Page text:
GORDON, John (c.1776-1858), of Cluny, Aberdeen; 4 St. Andrew Street, Edinburgh and 25 Jermyn Street, Mdx.

Published in The History of Parliament: the House of Commons 1820-1832, ed. D.R. Fisher, 2009
Available from Cambridge University Press



Family and Education

b. c.1776, 1st s. of Charles Gordon of Braid, nr. Edinburgh and Joanna, da. of Thomas Trotter of Mortonhall, nr. Edinburgh. educ. Norwich sch.; St. John’s, Camb. 1797. unm. 2s. illegit. (1 d.v.p.) 2da. illegit. d.v.p. suc. fa. 1814. d. 16 July 1858.

Offices Held

2nd lt. R. Aberdeen light inf. 1800; lt. Aberdeen militia 1804, maj. 1808, lt.-col. 1820, col. 1836-d.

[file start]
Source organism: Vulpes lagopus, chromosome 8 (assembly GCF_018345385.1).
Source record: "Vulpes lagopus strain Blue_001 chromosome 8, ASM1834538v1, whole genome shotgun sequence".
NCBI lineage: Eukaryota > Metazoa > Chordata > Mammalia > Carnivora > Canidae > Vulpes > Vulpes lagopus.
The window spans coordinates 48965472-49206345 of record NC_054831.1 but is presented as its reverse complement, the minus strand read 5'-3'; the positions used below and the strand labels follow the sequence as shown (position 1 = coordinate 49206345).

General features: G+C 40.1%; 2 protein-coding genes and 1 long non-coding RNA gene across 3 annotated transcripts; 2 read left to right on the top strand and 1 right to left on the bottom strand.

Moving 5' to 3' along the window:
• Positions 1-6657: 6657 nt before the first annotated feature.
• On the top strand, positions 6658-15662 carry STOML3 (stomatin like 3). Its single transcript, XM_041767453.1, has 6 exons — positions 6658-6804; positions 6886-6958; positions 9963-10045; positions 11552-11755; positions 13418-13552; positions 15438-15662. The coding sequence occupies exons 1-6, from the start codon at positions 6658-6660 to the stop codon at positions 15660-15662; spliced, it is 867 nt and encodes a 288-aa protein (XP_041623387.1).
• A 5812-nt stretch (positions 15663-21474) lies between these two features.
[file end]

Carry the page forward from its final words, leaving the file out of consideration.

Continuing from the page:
Although the family of the Gordons of Cluny had died out in the early eighteenth century, a spurious continuity was maintained by the purchase of the estate by John Gordon, ‘the Curator’ (?1695-1769). He, who was factor to the 3rd duke of Gordon and an Edinburgh merchant, established the family’s Scottish propertied wealth, not least by his penuriousness. He was succeeded by his eldest son Cosmo Gordon (who died unmarried in 1800), of Kinsteary, Nairnshire, baron of the exchequer and Northite Member for Nairnshire, 1774-7, while his younger son Alexander (d. 1801) of Belmont, Tobago, acquired lucrative West Indian plantations. Their brother Charles, John’s second son, was made a writer to the signet in 1763 and became a clerk to the court of session in 1788. He married, 8 Nov. 1775, ‘Jackie’ Trotter (d. 10 Aug. 1798), with whom he had at least six children. He greatly extended his estates, but suffered from the family vice of miserliness. It was later recorded that ‘as he advanced in years his passion for saving became a perfect disease. He declined to move about for fear of incurring expense, and latterly he refused to get up out of bed on the ground that he could not afford it’. He died, 8 May 1814, leaving £12,000 to his son Alexander (of Great Myless, Essex), £10,000 to each of his three daughters, and Cluny and the rest of his property (which included personalty sworn under £30,000 in the province of Canterbury) to his eldest son John. He had embarked on a brief military career in 1800, travelled in Europe and the Levant, 1802-4, apparently in the company of the 4th earl of Aberdeen, and returned to England with Nelson’s remains in 1805. He largely occupied himself with the management of his estates and, displaying a strongly litigious streak, was involved in three cases over them between 1815 and 1818.1